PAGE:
In accordance with the Jeanne Clery Act, the Department of Public Safety recently released an Annual Security Report recording crime statistics for the campus and information on security policies at Fairfield.

According to Todd Pelazza, director of DPS, the results “weren’t too surprising,” as they tended to follow the same trends DPS has seen in the past.

According to the report, there was a 36.23 percent increase in disciplinary referrals for drug abuse violations in 2013 compared to 2012.

However, according to Pelazza, this shouldn’t be a cause for any alarm, since the increase can be attributed to “the proactivity of both DPS and residence life” in reporting these incidents.

DPS also reported over an 18 percent increase in the amount of disciplinary referrals for liquor law violations from 2012 to 2013.

Such an increase wasn’t shocking at all for Rachel Carlowicz ‘18.

“I feel like people are becoming progressively more radical and extreme in their alcohol consumption,” Carlowicz said.

While there was more than a 23 percent decrease in the total number of burglary incidents, student residences saw a 120 percent increase in larceny and theft.

New categories for 2014 report include stalking (2 incidents), dating violence (1 incident) and domestic violence (0 incidents).

Not a single hate crime was reported in 2013 among many categories: race, gender, gender identity, religion, sexual orientation, ethnicity, national origin and disability.

The number of sexual assaults reported totaled to four, remaining constant with 2012’s amount.

Pelazza believes that this statistic should actually be considered positive.

“We’ve really created a strong emphasis on education, awareness and encouraging people to report those offenses,” Pelazza said. “The offense of sexual misconduct is the most underrated reportable offense throughout the country. For a variety of reasons, people just don’t want to report it.”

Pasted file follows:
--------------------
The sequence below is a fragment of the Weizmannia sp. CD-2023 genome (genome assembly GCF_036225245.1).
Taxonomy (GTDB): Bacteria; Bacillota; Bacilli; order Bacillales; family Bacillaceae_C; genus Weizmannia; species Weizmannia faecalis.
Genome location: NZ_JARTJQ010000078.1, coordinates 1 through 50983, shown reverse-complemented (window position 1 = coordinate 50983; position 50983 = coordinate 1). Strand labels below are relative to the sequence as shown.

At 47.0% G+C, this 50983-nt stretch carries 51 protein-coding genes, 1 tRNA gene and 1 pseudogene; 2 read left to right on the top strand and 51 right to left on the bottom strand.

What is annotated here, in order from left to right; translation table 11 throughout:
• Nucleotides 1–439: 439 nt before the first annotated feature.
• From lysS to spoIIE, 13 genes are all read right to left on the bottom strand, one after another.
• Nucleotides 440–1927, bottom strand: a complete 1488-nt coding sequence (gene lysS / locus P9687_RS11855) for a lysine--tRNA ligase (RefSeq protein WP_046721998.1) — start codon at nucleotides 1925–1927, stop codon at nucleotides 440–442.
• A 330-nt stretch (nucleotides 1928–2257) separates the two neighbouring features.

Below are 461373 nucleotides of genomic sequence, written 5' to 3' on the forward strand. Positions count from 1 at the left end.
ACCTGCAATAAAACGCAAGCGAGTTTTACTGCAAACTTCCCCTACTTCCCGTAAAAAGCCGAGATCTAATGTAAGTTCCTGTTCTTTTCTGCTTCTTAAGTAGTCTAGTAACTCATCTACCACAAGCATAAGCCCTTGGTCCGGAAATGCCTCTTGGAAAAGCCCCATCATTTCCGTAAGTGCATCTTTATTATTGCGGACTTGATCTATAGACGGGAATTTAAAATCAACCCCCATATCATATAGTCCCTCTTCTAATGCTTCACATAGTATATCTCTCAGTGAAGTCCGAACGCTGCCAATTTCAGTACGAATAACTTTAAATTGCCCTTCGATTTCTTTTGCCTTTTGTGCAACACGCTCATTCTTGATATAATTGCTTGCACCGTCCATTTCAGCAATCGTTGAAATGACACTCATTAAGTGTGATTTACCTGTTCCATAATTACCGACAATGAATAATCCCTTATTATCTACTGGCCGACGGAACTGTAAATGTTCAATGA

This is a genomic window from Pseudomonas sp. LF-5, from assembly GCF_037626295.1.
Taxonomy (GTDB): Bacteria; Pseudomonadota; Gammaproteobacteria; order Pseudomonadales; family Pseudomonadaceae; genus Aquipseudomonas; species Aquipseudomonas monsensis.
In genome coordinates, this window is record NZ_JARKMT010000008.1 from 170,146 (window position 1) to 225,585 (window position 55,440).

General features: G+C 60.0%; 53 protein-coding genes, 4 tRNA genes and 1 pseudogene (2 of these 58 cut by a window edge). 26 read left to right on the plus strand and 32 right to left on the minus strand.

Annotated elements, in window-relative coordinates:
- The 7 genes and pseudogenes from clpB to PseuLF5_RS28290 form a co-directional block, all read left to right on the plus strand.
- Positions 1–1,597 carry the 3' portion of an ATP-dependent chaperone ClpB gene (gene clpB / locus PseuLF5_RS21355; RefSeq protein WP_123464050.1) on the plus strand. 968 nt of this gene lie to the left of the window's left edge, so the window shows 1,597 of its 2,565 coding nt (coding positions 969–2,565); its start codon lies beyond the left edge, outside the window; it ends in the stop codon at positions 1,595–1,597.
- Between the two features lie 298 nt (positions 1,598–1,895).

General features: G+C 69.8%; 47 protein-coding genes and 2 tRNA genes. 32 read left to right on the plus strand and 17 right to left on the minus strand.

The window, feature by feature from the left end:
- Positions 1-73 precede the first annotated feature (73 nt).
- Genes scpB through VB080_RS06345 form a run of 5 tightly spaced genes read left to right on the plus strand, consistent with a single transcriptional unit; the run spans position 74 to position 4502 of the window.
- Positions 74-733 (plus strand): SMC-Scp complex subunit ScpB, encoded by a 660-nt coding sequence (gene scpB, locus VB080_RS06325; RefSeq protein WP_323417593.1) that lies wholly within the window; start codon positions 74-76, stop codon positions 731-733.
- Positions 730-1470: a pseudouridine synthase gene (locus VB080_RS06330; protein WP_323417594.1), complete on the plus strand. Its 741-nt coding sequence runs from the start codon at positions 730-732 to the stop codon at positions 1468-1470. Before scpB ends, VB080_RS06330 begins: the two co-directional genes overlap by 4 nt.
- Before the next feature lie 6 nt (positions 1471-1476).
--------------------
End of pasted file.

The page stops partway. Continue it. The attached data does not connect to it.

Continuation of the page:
Pelazza feels as though the higher number of reported sexual assaults in both 2012 and 2013 as compared to previous years is representative of the fact that victims and bystanders of sexual assault feel more comfortable about notifying DPS or a counseling service about it, which is a major goal of the university.

Freshman Britta Gunneson was shocked to find that this number didn’t decrease over the past year.

“I feel like there’s been a lot of education on how to stay safe in those situations and how to not be a bystander, and I’m surprised that that hasn’t made a difference,” Gunneson said.

Despite noticeable increases in several categories of criminal offenses, Pelazza still believes that Fairfield is a campus students should feel safe at.

According to Associate Director of DPS Frank Ficko, the act was established after Jeanne Clery, a student at Lehigh University, was raped and murdered in her dorm room by a fellow student in 1986.

Her parents sued the school and launched the Jeanne Clery Disclosure of Campus Security Policy and Crime Statistics Act in 1990 in her memory, which is designed to establish a better system of reporting criminal offenses on college campuses nationwide.

“We feel this is a very safe campus,” Pelazza said. He credits this mostly to the fact that the campus is confined. “We lock all the gates at 11:00 p.m. and the only way to come on campus with a car is through the checkpoint.”

However, the impression that Fairfield is a safe campus becomes a challenge because “people get lulled into a false sense of security,” said Pelazza, which may cause people to let their guard down occasionally and forget to take simple safety precautions.

“Anything can happen anywhere and at any time, and that’s what we want to stress with people,” Pelazza said.

About The Author

---- Managing Editor Emeritus---- English: Professional Writing

Leave a Reply

Your email address will not be published.